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The Risk of Presidential Politics

When I was a teenager, my friends and I enjoyed playing the board game Risk.  For those of you unfamiliar with it, Risk is a war game in which the Earth is divided by the continents and each continent is divided into different regions.  Using a complex set of rules, each player builds armies and engages in battles in an attempt to take over the world.  It was often a very time-consuming game.  My friends and I developed, or rather discovered, a three-stage strategy for achieving victory.  Step 1, establish and secure your own region of power.  Ideally, this would be several regions making up a continent that had few borders and thus limited the ability of your opponents to attack you there.  Step 2, engage with and defeat the other players in neutral territory.  Step 3, (assuming step 2 went in your favor) invade and conquer the opponent’s region of power.

Presidential politics, while not global in scope or played on a board with dice, follows a similar three-stage pattern.  Step 1, secure your base (or in politics, your party).  Step 2, win over the undecided voters.  Step 3, go after your opponent’s base.  In American Presidential politics, with its electoral college, this can also be looked at through the lens or winning and securing individual states.

As the summer and the campaign wear on, President Trump’s and Joe Biden’s advertising strategies are revealing the two candidates to be at different stages of this three-stage strategy.

We’ll start with Joe Biden.  By virtue of his victory in the Democratic Primary, he has successfully completed stage one.  This was not a foregone conclusion, though.  There was some question about whether or not the supporters of Bernie Sanders would rally to his flag.  However, Biden has adopted enough of their issues and kissed enough feet that it no longer appears to be an issue. 

While there had been a lull in action in late spring and early summer, things are heating up now and Biden appears to be moving onto stage two by venturing into neutral territory with television ad buys.   In this case, neutral territory consists of traditional swing states and the states that Trump narrowly won over Clinton in 2016.  The Biden campaign has committed to spending millions on ads with the focus of this attention going to Arizona, Michigan, Pennsylvania, and Wisconsin.

Team Trump, on the other hand, seems to have stalled in stage one, securing his base.  Without a true primary, like the Democrats had, Trump never really had a chance to rally his base to his cause like Biden did.  However, as the Republican Party’s incumbent, he shouldn’t have had to.  But with national circumstances being what they are, and with groups like The Lincoln Project out there, Trump still needs to complete this all-important first step.  This can be seen in his advertising strategy thus far.  Trump’s spending (taking the form of digital ads as opposed to television ads at this point) has been focused in states like Georgia, North Carolina, and Ohio.  These states, in theory, should be firmly in his camp by now.  This is particularly true of Georgia.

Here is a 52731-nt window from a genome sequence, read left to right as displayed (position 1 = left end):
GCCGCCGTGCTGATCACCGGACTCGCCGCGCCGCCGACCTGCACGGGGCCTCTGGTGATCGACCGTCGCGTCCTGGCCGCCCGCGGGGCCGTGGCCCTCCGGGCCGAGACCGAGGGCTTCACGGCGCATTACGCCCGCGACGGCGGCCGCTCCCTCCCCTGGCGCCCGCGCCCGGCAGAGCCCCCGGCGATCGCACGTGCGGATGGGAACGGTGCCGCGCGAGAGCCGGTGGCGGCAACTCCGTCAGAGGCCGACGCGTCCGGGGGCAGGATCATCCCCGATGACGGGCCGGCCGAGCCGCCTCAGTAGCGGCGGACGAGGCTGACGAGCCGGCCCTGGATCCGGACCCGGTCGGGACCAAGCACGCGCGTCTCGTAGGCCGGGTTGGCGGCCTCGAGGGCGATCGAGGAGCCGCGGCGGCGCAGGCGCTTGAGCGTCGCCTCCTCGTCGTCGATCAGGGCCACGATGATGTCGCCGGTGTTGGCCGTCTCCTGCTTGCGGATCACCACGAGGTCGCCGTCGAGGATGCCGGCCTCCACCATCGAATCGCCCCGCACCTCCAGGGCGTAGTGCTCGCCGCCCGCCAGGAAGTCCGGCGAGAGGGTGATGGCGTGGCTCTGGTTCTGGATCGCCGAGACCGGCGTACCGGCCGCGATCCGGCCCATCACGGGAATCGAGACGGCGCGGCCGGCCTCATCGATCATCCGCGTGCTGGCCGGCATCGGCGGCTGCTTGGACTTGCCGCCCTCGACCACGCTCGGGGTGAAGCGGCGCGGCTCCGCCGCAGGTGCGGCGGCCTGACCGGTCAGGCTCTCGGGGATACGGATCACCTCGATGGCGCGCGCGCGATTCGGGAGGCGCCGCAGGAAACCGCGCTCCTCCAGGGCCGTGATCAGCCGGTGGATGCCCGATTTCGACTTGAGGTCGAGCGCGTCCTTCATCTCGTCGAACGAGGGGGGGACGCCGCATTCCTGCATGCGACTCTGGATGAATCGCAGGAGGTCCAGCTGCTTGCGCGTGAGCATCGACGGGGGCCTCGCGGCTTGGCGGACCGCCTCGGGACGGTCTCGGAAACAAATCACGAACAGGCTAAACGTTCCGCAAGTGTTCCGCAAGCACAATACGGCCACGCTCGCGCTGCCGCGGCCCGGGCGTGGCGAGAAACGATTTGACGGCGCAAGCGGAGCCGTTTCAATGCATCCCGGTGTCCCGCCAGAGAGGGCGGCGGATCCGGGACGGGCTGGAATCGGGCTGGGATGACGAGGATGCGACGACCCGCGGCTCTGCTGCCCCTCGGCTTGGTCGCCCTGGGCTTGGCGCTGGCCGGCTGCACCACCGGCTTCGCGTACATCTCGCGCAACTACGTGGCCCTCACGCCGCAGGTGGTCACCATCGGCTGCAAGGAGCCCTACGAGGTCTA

The more time and money that Trump spends on stage one, the less time and money he will have available for stage two.  The states where Biden is currently active (Arizona, Michigan, Pennsylvania, and Wisconsin) will become harder and harder for Trump to win the longer they go uncontested. 

When looking at the overall campaign from this perspective, things look pretty grim for Team Trump.  So, is there a way for him to reverse this?  The answer is yes, there are several options available to him. 

First, he can win the individual battles.  In the game of Risk, a good overall strategy could fall to pieces if the individual battles don’t go well, if the dice rolls consistently came up short.  Similarly, in politics, simply spending money in the right places isn’t going to be enough.  It needs to be spent wisely.  The commercials need to be well made and carry the right message.  Thus far, Biden’s team has been attacking Trump on the Coronavirus and race relations.  He has done this consistently and kept up a rate of fire to make it effective.  As a result, many Americans have come to believe that the President has grossly mishandled the Coronavirus response and that the current race problems we see are his fault.  It doesn’t matter that the majority of deaths from the virus happened in Democrat controlled states and are directly related to the decisions of those Democrat leaders.  It doesn’t matter that the violent protests we’re seeing are taking place in Democrat controlled cities and are directly related to the poor decisions and misplaced priorities of those Democrat Mayors.  In these cases, the Democrat leaders were put to the test and they failed about as badly as a feral hog taking the SAT’s with a broken pencil.  But Trump is taking the blame because of a well-executed battle plan by team Biden.